Review: Velvet, Volume 2 – The Secret Lives of Dead Men by Ed Brubaker & Steve Epting

Velvet CoverRocked by revelations about the worst night of her life (see Velvet, Volume 1: Before the Living End), super-spy Velvet Templeton returns to London to unravel the mystery behind the murder of one of ARC-7’s elite operatives. Naturally, things promptly go ballistic.

Thus far we’ve seen Velvet pivot and weave her way out of most confrontations. Before the Living End presented her as an uber-talented, though rusty from years behind a desk, ARC-7 field operative. She has demonstrated her tactical mind, expert hand-to-hand and small-arms combat, and the ability to think quickly on her feet. Like James Bond, when Velvet Templeton is faced with impossible odds, we expect her to escape. When all seems lost, we expect her to find her way, because that’s what the heroes of spy thrillers do.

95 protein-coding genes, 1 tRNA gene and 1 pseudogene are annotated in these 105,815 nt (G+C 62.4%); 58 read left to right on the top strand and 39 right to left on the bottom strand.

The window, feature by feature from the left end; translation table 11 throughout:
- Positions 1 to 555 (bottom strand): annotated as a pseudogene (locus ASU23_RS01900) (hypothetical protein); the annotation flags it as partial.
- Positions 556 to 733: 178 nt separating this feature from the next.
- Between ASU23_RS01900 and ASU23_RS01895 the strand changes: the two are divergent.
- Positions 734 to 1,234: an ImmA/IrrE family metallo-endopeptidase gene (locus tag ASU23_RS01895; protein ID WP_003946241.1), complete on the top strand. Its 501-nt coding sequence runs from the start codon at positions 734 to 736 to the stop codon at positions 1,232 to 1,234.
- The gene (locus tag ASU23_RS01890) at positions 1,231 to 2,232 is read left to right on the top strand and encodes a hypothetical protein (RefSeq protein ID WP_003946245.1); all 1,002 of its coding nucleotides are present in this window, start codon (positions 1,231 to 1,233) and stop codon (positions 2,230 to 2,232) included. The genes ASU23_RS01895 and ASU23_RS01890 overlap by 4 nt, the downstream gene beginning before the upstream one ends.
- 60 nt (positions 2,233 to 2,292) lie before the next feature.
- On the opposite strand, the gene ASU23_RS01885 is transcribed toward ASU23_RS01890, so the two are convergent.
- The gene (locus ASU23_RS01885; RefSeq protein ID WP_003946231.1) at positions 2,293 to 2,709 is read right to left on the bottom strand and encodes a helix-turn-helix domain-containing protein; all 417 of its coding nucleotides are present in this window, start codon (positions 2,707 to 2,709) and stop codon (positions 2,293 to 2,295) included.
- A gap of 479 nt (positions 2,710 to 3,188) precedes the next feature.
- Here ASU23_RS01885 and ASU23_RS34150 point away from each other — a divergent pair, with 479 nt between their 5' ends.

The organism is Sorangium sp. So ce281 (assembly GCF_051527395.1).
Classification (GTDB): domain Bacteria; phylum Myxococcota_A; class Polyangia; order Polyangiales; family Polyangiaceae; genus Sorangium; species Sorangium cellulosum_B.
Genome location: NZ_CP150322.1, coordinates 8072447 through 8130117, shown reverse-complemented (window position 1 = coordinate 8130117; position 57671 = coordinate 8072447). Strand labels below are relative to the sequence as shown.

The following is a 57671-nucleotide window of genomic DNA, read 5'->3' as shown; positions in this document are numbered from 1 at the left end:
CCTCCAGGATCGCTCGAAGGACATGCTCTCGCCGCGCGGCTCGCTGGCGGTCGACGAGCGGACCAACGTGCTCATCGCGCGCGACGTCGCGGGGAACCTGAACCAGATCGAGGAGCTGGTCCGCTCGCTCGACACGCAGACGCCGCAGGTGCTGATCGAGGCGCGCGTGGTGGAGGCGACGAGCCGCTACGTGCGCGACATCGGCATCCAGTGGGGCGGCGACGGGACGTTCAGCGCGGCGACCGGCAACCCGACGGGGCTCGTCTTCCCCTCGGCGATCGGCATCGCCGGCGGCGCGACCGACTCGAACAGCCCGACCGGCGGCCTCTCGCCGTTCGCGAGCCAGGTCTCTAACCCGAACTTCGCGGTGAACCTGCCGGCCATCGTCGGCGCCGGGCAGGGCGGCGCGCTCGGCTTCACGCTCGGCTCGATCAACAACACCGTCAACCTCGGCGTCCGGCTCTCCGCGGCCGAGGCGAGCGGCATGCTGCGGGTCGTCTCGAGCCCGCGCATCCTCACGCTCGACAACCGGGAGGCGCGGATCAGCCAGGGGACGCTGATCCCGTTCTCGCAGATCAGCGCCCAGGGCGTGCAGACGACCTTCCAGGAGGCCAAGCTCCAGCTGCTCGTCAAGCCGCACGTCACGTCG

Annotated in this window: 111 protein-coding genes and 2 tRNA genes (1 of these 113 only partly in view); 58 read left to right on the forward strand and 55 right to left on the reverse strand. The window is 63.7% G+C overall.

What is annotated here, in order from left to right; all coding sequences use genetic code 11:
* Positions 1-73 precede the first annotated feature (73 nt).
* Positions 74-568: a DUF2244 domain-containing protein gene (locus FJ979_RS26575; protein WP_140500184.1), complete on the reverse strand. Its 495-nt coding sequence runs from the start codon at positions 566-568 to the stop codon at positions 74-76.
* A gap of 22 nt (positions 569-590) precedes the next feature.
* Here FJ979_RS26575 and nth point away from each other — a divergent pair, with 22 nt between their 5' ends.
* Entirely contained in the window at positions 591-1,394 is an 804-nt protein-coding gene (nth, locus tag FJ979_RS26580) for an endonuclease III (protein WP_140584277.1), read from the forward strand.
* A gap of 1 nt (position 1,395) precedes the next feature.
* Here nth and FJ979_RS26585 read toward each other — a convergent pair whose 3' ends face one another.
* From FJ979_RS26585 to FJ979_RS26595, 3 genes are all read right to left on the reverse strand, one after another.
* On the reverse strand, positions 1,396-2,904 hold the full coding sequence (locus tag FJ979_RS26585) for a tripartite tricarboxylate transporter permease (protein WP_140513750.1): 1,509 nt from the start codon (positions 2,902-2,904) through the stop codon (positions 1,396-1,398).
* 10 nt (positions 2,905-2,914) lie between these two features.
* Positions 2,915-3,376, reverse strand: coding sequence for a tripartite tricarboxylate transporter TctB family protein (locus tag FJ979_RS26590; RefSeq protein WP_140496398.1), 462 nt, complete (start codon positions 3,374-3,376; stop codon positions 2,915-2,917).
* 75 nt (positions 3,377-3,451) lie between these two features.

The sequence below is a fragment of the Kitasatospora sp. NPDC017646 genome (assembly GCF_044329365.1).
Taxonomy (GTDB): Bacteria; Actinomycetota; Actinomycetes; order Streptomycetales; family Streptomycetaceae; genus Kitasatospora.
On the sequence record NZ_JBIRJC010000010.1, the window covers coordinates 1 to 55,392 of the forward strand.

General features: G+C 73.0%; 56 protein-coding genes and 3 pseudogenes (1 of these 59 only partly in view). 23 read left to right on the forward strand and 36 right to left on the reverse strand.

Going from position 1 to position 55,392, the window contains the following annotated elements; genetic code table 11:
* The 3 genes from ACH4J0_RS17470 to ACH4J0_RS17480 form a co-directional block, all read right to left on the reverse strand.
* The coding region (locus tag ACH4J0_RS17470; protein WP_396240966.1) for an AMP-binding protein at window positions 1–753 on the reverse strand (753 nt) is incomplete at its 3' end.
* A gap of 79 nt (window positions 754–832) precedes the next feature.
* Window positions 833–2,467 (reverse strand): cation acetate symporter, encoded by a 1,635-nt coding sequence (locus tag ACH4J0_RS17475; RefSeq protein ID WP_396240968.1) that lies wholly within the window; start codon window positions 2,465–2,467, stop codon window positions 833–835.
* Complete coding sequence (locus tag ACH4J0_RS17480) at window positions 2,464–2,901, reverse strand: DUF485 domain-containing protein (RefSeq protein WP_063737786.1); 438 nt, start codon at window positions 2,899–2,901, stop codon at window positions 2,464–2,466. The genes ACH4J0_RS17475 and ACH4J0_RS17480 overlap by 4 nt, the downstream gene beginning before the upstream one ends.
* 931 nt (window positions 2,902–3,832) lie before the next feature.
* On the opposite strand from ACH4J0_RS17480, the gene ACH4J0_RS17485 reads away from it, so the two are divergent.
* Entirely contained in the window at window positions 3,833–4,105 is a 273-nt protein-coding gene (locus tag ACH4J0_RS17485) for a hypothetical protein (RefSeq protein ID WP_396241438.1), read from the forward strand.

The Secret Lives of Dead Men is so impressive because it plays with our expectations. As the story opens, Velvet is certain she’ll be able discover who has turned the agency against her. She has a plan, and as she sets about enacting it, readers feel confident in her ability. That is, until things go awry, slowly at first, then with a swiftness that’s impossible to rectify. Velvet’s seamless scheme suddenly reveals itself to be full of holes. Perhaps our hero isn’t quite the superstar we’d been lead to believe; or rather, it’s impossible to plan for every contingency, and Velvet’s assuredness might actually be a weakness.